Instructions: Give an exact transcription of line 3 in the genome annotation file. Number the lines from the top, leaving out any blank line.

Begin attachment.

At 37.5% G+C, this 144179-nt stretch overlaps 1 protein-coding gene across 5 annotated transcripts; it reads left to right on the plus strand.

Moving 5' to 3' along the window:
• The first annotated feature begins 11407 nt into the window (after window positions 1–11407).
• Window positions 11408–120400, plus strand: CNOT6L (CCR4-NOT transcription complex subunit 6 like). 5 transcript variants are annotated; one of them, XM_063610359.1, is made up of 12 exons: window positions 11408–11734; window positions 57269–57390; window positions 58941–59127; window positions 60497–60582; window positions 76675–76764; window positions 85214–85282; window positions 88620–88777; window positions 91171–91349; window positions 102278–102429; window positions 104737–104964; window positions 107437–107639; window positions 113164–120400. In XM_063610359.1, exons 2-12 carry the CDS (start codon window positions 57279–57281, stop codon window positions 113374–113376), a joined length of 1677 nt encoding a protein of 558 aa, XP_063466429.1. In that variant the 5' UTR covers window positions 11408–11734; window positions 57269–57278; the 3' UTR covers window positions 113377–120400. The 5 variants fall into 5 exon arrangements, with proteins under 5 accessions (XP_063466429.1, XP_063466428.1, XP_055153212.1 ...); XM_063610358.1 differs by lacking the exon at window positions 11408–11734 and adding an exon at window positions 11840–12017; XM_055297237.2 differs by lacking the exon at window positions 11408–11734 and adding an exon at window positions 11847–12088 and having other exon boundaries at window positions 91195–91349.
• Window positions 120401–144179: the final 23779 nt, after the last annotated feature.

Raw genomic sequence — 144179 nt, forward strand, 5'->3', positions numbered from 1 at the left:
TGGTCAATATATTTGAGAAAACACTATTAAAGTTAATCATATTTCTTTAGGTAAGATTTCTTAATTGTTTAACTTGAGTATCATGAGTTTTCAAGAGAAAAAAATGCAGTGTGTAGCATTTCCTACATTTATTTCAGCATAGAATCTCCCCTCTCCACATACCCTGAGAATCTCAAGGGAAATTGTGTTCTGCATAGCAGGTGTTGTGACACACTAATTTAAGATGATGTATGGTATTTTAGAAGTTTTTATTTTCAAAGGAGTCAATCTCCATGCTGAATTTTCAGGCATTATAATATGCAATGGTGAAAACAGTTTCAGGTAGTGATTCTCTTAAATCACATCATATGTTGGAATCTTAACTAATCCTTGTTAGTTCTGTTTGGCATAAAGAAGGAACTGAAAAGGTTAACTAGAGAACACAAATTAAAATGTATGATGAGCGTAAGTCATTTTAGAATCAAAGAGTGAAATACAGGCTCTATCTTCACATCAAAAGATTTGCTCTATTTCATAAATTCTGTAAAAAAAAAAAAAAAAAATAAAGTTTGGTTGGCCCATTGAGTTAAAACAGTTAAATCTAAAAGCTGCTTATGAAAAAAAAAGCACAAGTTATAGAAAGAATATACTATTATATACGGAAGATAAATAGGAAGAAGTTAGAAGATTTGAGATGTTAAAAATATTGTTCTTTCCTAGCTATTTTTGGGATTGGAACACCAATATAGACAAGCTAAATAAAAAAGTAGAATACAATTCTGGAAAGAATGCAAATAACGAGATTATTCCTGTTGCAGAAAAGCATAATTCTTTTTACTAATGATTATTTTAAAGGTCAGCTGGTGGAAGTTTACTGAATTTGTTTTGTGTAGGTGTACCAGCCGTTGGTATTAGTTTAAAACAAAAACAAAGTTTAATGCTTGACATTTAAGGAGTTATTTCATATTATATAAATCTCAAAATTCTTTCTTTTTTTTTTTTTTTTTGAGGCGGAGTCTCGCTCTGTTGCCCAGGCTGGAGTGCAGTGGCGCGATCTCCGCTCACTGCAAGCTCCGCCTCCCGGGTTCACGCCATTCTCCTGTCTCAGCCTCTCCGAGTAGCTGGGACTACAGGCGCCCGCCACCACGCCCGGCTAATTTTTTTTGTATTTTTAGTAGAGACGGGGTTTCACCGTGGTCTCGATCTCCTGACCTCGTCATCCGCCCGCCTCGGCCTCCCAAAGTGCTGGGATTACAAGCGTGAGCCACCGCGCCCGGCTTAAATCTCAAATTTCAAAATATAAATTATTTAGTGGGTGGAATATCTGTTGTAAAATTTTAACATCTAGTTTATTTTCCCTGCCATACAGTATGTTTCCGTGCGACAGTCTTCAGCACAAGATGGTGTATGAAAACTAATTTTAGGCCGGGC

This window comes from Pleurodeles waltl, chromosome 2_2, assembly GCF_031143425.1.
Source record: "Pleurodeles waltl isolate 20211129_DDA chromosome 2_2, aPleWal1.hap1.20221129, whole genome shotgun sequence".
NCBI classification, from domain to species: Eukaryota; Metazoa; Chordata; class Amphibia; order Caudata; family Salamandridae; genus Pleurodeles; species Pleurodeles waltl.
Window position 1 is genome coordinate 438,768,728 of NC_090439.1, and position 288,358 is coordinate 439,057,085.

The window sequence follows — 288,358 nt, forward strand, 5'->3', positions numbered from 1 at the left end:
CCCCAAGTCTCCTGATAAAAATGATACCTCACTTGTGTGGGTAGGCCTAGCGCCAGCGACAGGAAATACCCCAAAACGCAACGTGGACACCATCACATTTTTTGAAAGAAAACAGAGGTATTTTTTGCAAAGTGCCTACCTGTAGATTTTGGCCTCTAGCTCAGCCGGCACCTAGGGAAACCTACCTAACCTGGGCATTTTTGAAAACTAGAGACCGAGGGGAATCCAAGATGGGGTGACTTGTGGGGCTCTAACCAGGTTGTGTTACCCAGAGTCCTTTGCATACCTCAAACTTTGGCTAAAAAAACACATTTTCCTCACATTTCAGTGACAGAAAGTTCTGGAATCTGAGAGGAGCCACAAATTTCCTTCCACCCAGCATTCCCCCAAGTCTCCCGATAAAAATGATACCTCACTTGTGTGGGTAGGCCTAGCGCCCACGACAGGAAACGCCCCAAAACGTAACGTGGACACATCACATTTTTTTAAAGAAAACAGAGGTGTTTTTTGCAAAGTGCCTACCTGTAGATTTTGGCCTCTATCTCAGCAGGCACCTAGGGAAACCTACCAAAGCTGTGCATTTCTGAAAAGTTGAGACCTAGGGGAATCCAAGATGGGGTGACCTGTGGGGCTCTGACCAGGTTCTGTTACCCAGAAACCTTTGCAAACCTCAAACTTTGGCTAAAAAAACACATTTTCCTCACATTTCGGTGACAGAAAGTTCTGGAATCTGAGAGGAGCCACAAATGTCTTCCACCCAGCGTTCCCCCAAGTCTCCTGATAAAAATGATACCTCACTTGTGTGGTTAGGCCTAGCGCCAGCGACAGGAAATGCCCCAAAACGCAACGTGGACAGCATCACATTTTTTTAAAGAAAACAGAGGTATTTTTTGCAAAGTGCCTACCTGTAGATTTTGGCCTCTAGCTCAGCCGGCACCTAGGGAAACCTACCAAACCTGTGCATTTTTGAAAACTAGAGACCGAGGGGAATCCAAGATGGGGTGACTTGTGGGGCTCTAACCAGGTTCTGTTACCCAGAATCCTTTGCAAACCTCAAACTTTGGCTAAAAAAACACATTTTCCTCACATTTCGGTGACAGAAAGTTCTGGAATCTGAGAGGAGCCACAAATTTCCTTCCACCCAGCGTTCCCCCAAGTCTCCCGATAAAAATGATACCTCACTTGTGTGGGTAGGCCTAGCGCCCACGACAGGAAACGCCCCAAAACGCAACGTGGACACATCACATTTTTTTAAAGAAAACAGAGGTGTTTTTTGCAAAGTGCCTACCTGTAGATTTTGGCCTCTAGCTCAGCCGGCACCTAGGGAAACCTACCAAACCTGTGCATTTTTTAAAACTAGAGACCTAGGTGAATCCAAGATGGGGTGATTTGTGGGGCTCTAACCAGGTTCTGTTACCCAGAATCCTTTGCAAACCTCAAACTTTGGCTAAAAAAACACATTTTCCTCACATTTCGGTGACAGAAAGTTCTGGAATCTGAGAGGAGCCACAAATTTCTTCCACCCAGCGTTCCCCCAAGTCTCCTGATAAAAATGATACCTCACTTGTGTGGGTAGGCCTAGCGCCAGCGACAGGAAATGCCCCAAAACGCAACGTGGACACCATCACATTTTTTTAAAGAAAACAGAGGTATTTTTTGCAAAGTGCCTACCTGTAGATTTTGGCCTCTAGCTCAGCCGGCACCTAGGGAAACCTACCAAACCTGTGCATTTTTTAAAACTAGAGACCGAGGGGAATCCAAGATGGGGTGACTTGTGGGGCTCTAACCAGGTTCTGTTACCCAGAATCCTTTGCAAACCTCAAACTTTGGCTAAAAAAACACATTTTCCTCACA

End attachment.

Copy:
• The first annotated feature begins 11407 nt into the window (after window positions 1–11407).